Thu, 26 January 2017
Cheng Sokhorng

Avocados have never been a big part of the Khmer diet, making infrequent appearances in dessert dishes or drenched in condensed milk as a smoothie. But a small local market for the green pear-shaped fruit is forming, and experts say it could be a profitable crop for intrepid farmers.

Lor Reaksmey, spokesman of the Ministry of Agriculture, said avocados were previously imported in small quantities from Vietnam, but in recent years farmers in mountainous northeastern Cambodia have cultivated the trees on their land. A growing expat community and increasing local awareness of the purported health benefits of the fruit – which is rich in cholesterol-lowering fat and chock full of vitamins and antioxidants – have created a small but vibrant market.

“We’ve seen the amount of avocado cultivation growing because people are now understanding the benefits of the fruit, and it has started to become popular in markets,” he said. “However, avocado farming has not yet attracted investors and is still limited to small farms.”

Originally from what is now Mexico, avocados were first introduced to the region by the French in the 1940s. The fruit is widely grown in the Vietnamese highlands, where local varieties with their characteristic smooth green skin were developed.

According to Reaksmey, Vietnamese transplanted the first avocado trees to Cambodia during their campaign to expel the Khmer Rouge in 1979. A handful of local subsistence farmers continue to grow the fruit, and in recent years have found a market for their surplus.

Avocados flourish on well-drained soils in semi-tropical climates with a distinct cool season. The trees can grow over 10 metres in height and produce about 120 avocados a year, which like bananas mature on the tree but ripen only after picking.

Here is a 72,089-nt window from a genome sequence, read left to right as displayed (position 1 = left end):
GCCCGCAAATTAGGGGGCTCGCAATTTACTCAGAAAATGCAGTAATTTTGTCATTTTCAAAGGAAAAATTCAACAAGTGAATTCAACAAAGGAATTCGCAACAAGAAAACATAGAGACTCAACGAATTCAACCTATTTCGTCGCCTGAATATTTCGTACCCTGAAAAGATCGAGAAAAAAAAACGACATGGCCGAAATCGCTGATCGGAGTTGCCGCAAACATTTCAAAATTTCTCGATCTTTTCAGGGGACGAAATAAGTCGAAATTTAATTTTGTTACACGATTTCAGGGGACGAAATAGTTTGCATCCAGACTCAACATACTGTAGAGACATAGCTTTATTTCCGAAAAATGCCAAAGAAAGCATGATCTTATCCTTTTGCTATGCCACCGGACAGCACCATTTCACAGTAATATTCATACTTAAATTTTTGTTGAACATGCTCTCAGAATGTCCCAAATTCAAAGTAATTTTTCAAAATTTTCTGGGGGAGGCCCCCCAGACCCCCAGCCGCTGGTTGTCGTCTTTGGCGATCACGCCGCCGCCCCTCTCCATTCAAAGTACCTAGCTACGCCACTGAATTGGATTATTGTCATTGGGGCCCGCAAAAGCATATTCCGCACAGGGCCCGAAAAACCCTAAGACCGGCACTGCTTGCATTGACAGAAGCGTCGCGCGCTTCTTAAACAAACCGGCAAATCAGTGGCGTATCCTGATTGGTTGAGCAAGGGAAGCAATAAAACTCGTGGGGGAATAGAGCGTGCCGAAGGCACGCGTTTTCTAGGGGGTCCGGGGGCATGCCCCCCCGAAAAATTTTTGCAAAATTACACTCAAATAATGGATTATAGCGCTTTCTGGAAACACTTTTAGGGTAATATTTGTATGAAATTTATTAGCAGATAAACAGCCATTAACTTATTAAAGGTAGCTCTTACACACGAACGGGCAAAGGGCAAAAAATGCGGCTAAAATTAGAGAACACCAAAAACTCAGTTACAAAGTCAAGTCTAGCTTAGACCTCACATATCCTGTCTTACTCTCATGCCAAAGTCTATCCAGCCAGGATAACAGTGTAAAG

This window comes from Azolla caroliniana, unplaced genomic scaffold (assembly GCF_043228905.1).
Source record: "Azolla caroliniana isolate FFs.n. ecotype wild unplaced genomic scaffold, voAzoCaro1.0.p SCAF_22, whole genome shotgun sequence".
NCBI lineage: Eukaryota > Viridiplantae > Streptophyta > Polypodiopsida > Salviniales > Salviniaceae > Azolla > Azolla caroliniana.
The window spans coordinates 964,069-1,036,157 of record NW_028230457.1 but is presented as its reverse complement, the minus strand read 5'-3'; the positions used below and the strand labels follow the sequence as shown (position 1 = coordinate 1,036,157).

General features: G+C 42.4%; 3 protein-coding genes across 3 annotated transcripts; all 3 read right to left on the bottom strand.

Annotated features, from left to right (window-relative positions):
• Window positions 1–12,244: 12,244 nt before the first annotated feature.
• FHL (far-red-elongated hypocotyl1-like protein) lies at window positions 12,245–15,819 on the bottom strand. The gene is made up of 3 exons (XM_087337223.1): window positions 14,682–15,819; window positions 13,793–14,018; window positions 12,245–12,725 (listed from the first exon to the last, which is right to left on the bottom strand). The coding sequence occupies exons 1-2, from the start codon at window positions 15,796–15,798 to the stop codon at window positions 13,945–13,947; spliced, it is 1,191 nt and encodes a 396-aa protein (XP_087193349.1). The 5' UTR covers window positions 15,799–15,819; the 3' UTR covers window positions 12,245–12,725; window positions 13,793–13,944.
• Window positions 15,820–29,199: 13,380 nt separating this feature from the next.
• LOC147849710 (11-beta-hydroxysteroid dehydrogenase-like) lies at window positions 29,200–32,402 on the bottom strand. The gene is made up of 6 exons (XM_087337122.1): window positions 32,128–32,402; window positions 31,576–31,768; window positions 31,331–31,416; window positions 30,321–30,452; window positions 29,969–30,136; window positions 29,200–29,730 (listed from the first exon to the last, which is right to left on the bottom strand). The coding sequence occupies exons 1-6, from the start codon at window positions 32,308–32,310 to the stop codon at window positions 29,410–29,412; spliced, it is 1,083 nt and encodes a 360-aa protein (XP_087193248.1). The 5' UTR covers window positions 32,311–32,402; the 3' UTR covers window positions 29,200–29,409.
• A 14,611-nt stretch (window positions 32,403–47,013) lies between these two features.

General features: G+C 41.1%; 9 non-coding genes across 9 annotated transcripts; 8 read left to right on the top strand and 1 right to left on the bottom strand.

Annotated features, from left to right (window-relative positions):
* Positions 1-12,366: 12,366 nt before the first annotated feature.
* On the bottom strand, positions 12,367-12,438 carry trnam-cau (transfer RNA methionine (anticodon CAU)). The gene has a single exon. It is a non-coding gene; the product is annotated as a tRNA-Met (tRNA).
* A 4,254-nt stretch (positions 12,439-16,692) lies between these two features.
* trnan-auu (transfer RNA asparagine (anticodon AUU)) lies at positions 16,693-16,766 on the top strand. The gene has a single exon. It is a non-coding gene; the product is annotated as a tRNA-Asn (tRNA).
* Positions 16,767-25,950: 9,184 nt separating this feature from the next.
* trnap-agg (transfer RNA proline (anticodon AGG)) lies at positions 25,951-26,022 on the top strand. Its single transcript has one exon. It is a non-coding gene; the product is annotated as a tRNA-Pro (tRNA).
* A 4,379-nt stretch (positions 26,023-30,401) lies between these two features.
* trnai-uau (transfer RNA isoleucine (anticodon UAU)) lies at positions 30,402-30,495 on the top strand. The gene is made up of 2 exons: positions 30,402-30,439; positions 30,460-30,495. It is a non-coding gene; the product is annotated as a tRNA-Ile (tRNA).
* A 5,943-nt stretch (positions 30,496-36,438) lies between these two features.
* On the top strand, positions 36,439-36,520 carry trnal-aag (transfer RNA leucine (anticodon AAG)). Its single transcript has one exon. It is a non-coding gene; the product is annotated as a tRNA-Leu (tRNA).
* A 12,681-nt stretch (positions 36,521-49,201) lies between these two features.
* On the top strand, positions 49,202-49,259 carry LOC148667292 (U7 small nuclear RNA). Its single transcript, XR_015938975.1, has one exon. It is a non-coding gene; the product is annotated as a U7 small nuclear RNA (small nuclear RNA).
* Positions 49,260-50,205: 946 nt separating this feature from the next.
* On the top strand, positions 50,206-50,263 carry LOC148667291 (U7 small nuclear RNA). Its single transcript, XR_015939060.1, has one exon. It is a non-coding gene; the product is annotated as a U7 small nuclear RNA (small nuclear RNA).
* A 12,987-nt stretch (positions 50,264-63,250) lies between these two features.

According to Agriculture Ministry figures, avocado trees are grown on 40 hectares of smallholder farms, 30 of which are in Mondulkiri province and the remaining 10 in Ratanakkiri province...

http://www.phnompenhpost.com/business/r ... t-avocados
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Barang chgout
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Re: HERE HE IS - the avocado man

Postby Barang chgout » Sat Jan 28, 2017 10:19 am

Bought ours (grafted) in Koh.

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Bitte_Kein_Lexus
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Re: HERE HE IS - the avocado man

Postby Bitte_Kein_Lexus » Sat Jan 28, 2017 10:22 am

I've always found local avocados to be disappointing. Very little taste, texture is usually off as well. Better than nothing, but it just makes anything except a shame somewhat of a disappointment. I guess the region's climate isn't good for the pimpled surfaced ones.
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Re: HERE HE IS - the avocado man

Postby taabarang » Sat Jan 28, 2017 10:57 am

"my gf has seen them growing and fruiting in kampong cham."

Frank, does she happen to know the varietal name or province where the seeds originated?
The only ones I've seen in that area came from Mondolkiri.

"Bought ours (grafted) in Koh."

Where is Koh?

I'm interested in replanting, I lost my last trees to
some nasty worms(donkovduong) 1-2 years before they were ready to yield fruit. I really don't want to start with seeds again. Thank you both very much.
Nu stiu, n-am vazut, nici pe aici n-am trecut.